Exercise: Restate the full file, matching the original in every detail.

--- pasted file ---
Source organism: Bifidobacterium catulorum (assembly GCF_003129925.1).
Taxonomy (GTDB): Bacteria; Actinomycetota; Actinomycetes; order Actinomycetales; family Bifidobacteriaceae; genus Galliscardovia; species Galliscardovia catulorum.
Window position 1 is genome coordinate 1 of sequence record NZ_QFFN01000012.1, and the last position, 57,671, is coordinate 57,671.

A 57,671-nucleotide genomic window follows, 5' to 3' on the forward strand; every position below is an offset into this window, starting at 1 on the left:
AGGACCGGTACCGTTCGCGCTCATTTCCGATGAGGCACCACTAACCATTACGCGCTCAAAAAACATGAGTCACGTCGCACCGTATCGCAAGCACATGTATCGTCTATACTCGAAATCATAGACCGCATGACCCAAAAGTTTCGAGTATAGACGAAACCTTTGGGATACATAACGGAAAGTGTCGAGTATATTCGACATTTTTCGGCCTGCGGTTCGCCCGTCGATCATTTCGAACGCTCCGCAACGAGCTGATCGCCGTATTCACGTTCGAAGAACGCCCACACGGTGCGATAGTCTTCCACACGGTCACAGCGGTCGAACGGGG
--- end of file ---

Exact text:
Source organism: Bifidobacterium catulorum (assembly GCF_003129925.1).
Taxonomy (GTDB): Bacteria; Actinomycetota; Actinomycetes; order Actinomycetales; family Bifidobacteriaceae; genus Galliscardovia; species Galliscardovia catulorum.
Window position 1 is genome coordinate 1 of sequence record NZ_QFFN01000012.1, and the last position, 57,671, is coordinate 57,671.

A 57,671-nucleotide genomic window follows, 5' to 3' on the forward strand; every position below is an offset into this window, starting at 1 on the left:
AGGACCGGTACCGTTCGCGCTCATTTCCGATGAGGCACCACTAACCATTACGCGCTCAAAAAACATGAGTCACGTCGCACCGTATCGCAAGCACATGTATCGTCTATACTCGAAATCATAGACCGCATGACCCAAAAGTTTCGAGTATAGACGAAACCTTTGGGATACATAACGGAAAGTGTCGAGTATATTCGACATTTTTCGGCCTGCGGTTCGCCCGTCGATCATTTCGAACGCTCCGCAACGAGCTGATCGCCGTATTCACGTTCGAAGAACGCCCACACGGTGCGATAGTCTTCCACACGGTCACAGCGGTCGAACGGGG